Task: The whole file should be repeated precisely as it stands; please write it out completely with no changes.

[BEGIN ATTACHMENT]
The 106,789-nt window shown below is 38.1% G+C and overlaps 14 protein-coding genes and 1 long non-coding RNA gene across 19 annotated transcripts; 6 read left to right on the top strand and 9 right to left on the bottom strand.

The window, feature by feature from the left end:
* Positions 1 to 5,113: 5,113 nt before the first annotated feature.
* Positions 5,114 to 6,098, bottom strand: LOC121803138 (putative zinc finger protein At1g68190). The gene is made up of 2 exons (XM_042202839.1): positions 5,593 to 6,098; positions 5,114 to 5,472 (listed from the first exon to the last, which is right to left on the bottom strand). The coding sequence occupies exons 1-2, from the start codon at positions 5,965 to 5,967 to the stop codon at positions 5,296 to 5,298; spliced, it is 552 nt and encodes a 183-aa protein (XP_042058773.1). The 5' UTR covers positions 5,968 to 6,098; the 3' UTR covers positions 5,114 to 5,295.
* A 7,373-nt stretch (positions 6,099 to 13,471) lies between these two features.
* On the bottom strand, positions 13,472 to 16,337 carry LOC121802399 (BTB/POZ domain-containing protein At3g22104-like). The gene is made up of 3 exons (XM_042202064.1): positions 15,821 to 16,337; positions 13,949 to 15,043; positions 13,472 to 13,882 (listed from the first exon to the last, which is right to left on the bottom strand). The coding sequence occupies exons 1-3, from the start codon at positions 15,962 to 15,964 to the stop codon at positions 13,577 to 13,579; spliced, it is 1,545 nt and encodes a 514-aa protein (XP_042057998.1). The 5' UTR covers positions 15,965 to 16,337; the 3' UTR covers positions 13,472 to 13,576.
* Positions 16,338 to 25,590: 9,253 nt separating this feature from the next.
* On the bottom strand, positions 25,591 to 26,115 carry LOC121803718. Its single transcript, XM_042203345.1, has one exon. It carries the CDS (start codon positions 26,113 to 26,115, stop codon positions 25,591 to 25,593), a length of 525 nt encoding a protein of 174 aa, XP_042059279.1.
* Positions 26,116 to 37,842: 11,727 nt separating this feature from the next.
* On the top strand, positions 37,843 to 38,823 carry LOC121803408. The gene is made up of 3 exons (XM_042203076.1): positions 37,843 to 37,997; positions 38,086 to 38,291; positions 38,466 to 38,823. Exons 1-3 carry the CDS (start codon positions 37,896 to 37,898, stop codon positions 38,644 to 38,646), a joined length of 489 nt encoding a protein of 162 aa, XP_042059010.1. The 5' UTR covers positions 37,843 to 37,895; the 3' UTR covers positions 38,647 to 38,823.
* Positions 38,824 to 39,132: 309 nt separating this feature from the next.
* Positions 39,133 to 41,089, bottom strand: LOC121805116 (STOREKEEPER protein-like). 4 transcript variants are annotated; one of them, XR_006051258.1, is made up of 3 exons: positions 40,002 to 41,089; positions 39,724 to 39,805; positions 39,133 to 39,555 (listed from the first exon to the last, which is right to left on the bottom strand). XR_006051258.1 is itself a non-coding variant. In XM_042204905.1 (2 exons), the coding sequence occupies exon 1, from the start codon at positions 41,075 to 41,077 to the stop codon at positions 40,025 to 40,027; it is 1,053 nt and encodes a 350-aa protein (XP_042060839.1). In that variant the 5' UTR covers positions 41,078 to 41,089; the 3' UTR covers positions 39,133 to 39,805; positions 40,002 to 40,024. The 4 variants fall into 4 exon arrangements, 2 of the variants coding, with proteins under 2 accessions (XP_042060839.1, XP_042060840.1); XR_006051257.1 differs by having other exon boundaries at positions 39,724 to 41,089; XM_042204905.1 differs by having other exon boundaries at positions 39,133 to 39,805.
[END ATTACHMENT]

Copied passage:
The 106,789-nt window shown below is 38.1% G+C and overlaps 14 protein-coding genes and 1 long non-coding RNA gene across 19 annotated transcripts; 6 read left to right on the top strand and 9 right to left on the bottom strand.

The window, feature by feature from the left end:
* Positions 1 to 5,113: 5,113 nt before the first annotated feature.
* Positions 5,114 to 6,098, bottom strand: LOC121803138 (putative zinc finger protein At1g68190). The gene is made up of 2 exons (XM_042202839.1): positions 5,593 to 6,098; positions 5,114 to 5,472 (listed from the first exon to the last, which is right to left on the bottom strand). The coding sequence occupies exons 1-2, from the start codon at positions 5,965 to 5,967 to the stop codon at positions 5,296 to 5,298; spliced, it is 552 nt and encodes a 183-aa protein (XP_042058773.1). The 5' UTR covers positions 5,968 to 6,098; the 3' UTR covers positions 5,114 to 5,295.
* A 7,373-nt stretch (positions 6,099 to 13,471) lies between these two features.
* On the bottom strand, positions 13,472 to 16,337 carry LOC121802399 (BTB/POZ domain-containing protein At3g22104-like). The gene is made up of 3 exons (XM_042202064.1): positions 15,821 to 16,337; positions 13,949 to 15,043; positions 13,472 to 13,882 (listed from the first exon to the last, which is right to left on the bottom strand). The coding sequence occupies exons 1-3, from the start codon at positions 15,962 to 15,964 to the stop codon at positions 13,577 to 13,579; spliced, it is 1,545 nt and encodes a 514-aa protein (XP_042057998.1). The 5' UTR covers positions 15,965 to 16,337; the 3' UTR covers positions 13,472 to 13,576.
* Positions 16,338 to 25,590: 9,253 nt separating this feature from the next.
* On the bottom strand, positions 25,591 to 26,115 carry LOC121803718. Its single transcript, XM_042203345.1, has one exon. It carries the CDS (start codon positions 26,113 to 26,115, stop codon positions 25,591 to 25,593), a length of 525 nt encoding a protein of 174 aa, XP_042059279.1.
* Positions 26,116 to 37,842: 11,727 nt separating this feature from the next.
* On the top strand, positions 37,843 to 38,823 carry LOC121803408. The gene is made up of 3 exons (XM_042203076.1): positions 37,843 to 37,997; positions 38,086 to 38,291; positions 38,466 to 38,823. Exons 1-3 carry the CDS (start codon positions 37,896 to 37,898, stop codon positions 38,644 to 38,646), a joined length of 489 nt encoding a protein of 162 aa, XP_042059010.1. The 5' UTR covers positions 37,843 to 37,895; the 3' UTR covers positions 38,647 to 38,823.
* Positions 38,824 to 39,132: 309 nt separating this feature from the next.
* Positions 39,133 to 41,089, bottom strand: LOC121805116 (STOREKEEPER protein-like). 4 transcript variants are annotated; one of them, XR_006051258.1, is made up of 3 exons: positions 40,002 to 41,089; positions 39,724 to 39,805; positions 39,133 to 39,555 (listed from the first exon to the last, which is right to left on the bottom strand). XR_006051258.1 is itself a non-coding variant. In XM_042204905.1 (2 exons), the coding sequence occupies exon 1, from the start codon at positions 41,075 to 41,077 to the stop codon at positions 40,025 to 40,027; it is 1,053 nt and encodes a 350-aa protein (XP_042060839.1). In that variant the 5' UTR covers positions 41,078 to 41,089; the 3' UTR covers positions 39,133 to 39,805; positions 40,002 to 40,024. The 4 variants fall into 4 exon arrangements, 2 of the variants coding, with proteins under 2 accessions (XP_042060839.1, XP_042060840.1); XR_006051257.1 differs by having other exon boundaries at positions 39,724 to 41,089; XM_042204905.1 differs by having other exon boundaries at positions 39,133 to 39,805.